“Then there is a completely other distribution which must be called nomadic, a nomadic nomos, without property, enclosure or measure. Here, there is no longer a division of that which is distributed but rather a division among those who distribute themselves in an open space – a space which is unlimited, or at least without precise limits.”
In the second type of distribution there is no law, no claim, no authority; the movement of the arrangement takes place as principally open, unlimited, covering a space as large as possible. The space itself is taken here neither as empty, waiting to be filled, nor as full or previously divided, but rather as a “space of scope”. This second distribution, which is more demonic than divine, more orgiastic than organic, involves “… the unsettling difficulties that nomadic distributions introduce into the sedentary structures of representation.”
To “distribute, apportion space” or to “…distribute themselves in space”, these are two different possibilities for a conceptual development in a continuum that does not presuppose the two poles to be mutually exclusive: space as a given dimension of distribution, apportionment and division, of inclusion and exclusion, space as an immanent effect of an endless, immeasurable movement of distributing, of spreading out, in which space appears neither as empty nor as limited space. Which type of distribution prevails in the development of space and sociality, however, also determines how the “parts” are to be understood: as identities, as organic parts of a social and spatial body, which is in turn the sum of its parts, or as singularities in a plane of immanence, as orgiastic partakers that cannot be counted, are beyond countability, beyond measure, beyond calculability.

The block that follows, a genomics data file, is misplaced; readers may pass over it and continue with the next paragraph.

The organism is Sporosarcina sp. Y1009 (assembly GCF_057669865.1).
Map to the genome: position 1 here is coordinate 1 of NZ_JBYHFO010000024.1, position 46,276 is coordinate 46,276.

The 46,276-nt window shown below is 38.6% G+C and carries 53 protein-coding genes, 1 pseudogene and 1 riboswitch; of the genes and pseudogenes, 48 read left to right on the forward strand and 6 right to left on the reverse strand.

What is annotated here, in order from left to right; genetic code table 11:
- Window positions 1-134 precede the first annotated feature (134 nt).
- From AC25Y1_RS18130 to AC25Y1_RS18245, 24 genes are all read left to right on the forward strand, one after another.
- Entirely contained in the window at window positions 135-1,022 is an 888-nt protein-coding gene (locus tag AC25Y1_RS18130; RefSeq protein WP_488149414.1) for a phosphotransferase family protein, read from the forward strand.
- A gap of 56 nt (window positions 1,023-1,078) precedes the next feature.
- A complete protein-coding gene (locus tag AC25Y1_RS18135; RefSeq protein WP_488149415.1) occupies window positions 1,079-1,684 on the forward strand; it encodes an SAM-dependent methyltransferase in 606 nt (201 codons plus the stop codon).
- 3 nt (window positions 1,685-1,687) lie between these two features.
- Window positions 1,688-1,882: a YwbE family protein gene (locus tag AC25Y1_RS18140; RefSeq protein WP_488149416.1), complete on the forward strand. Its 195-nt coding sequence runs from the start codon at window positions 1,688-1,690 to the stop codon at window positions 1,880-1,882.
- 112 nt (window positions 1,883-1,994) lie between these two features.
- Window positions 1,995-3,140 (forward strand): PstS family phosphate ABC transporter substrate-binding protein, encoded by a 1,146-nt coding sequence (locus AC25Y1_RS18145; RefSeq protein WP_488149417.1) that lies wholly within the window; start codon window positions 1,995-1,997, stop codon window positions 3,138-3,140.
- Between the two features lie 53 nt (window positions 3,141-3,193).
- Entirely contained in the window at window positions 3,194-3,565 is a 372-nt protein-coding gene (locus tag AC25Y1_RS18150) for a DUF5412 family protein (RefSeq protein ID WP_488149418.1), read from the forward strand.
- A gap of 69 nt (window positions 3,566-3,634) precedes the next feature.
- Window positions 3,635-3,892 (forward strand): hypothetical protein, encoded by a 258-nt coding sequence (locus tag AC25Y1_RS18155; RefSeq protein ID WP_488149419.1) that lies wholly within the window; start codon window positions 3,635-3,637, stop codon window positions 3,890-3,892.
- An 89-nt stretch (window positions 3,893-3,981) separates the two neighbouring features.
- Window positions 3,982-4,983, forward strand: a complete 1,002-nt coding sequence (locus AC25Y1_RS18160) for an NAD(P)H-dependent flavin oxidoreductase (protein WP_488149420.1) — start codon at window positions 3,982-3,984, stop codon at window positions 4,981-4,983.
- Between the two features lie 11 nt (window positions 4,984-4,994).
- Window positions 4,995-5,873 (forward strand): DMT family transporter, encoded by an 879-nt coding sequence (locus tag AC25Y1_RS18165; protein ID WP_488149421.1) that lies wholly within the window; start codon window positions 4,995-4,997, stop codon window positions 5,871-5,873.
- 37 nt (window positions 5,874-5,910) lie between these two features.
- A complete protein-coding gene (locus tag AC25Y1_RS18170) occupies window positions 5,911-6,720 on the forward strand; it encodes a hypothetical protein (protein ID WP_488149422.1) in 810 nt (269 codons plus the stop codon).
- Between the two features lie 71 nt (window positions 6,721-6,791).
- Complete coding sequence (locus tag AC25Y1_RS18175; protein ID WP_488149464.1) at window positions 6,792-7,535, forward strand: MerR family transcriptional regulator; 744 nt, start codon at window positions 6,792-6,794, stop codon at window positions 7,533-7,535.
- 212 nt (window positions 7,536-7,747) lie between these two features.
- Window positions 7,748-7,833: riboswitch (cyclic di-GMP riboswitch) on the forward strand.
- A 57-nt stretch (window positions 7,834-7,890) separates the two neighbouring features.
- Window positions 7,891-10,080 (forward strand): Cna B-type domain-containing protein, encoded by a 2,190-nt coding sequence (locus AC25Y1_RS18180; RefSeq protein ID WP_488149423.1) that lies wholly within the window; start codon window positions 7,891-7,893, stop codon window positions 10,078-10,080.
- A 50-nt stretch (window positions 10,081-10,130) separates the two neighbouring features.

In taking up the Deleuzian differentiation of the distribution of space and the distribution in space, Jacques Rancière developed his concept of the partage du sensible similarly to Deleuze as a twofold one. For Rancière, the “distribution of the sensible” corresponds to an anticipation of the distribution of roles and parts that constitute a political and social order. As the central concepts of his political philosophy, Rancière calls the two sides of the distribution “police” and “the political”, and in both cases he shifts the terms far away from their conventional meaning: “The word ‘distribution’ is to be understood in the double sense: on the one hand as that which separates and excludes, on the other as that which allows participation.” The first type of distribution is “police” in the broadest sense; the terminological background for this is the modern history of the “policey” developed by Foucault as haute police (as a technique of administering and governing the population, unlike basse police, which corresponds more to the understanding of police today). The second type of distribution, “the political” stages exactly that which should not exist, the “part of those who have no part”. A “police distribution of the portions allotted to the different parts of society” on the one hand, which is, on the other hand, broken open, confused by “the political”, whereby this concept corresponds grosso modo to the second, nomadic-orgiastic type of distribution in Deleuze’ writing. This means that the political is a “disqualification of every natural calculation of the parts of society”, because it always still includes the “part of those who have no part” in the calculation.